`((\x.x)b)c`

is a function application. Here It applies `b`

to `c`

.

```
((\x.x)b)c
= bc
```

`a(\x.y)`

is a function application, applying the function `a`

to its sole argument, which happens to be a function, namely the function that returns `y`

(a free variable).

One of the featues of the lamdba calculus is the ease in which functions can be applied to functions and functions can take other functions as arguments. Your two examples show both cases nicely.

**EDIT** There are (at least) two versions of the lambda calculus: the untyped and the typed. In the untyped calculus, which you are using here, anything can be applied to anything. In the typed calculus there exist **base types** which are not functions, such as the type of propositions and the type of "individuals." So you would only be able to write `ab`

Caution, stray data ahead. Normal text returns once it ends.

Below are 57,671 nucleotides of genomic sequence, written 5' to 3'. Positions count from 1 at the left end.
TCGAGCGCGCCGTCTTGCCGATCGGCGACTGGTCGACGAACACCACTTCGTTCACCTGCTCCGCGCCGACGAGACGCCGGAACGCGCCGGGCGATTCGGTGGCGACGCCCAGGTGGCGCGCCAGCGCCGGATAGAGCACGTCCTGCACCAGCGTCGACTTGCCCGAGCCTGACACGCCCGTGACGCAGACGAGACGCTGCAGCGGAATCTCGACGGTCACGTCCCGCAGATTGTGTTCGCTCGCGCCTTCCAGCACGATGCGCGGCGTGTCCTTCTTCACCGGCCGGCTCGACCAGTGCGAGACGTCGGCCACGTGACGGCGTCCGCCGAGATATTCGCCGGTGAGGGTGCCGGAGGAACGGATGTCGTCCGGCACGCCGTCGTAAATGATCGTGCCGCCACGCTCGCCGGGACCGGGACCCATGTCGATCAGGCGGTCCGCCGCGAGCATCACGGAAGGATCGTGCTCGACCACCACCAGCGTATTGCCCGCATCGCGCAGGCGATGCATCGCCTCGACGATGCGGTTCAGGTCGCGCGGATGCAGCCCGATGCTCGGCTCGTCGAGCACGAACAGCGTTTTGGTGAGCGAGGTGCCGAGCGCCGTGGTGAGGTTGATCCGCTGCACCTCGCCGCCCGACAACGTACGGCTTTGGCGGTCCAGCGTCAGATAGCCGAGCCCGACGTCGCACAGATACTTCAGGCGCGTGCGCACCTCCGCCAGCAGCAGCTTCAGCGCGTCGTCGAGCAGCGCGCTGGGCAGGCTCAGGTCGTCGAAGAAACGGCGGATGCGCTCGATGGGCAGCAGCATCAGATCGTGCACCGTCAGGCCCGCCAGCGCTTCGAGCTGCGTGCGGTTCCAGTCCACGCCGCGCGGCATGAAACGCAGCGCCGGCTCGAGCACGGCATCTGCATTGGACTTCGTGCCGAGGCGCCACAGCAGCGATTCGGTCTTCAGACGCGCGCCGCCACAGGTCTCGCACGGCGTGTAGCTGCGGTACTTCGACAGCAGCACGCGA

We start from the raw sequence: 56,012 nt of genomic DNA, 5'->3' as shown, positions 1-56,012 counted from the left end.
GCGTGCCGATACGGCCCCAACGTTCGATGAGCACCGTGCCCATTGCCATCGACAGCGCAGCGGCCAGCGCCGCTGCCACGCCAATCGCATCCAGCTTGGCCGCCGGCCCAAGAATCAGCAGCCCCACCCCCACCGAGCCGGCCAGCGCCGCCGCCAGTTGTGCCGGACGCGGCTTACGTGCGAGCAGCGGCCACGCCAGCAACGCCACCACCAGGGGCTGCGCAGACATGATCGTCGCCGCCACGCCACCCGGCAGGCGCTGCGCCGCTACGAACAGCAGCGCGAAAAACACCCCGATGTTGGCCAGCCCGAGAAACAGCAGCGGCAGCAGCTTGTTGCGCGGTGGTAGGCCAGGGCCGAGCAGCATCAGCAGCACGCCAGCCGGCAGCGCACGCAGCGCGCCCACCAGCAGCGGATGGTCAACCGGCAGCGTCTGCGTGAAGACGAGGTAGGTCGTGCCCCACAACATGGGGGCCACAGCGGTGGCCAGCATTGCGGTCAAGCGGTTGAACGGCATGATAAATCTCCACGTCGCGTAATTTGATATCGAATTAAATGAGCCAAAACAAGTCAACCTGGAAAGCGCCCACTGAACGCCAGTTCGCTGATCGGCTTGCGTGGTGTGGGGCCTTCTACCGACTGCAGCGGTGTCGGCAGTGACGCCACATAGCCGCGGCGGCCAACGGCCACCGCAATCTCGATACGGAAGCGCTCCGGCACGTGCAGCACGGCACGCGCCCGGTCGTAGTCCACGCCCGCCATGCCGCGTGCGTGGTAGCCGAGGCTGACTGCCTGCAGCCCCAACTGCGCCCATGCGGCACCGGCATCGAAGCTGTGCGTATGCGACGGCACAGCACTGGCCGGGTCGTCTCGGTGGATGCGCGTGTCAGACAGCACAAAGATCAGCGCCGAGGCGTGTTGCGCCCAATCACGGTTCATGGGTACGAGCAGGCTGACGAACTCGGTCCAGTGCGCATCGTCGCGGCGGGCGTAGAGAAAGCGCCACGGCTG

if the type of `a`

were a function type mapping the type of `b`

to something.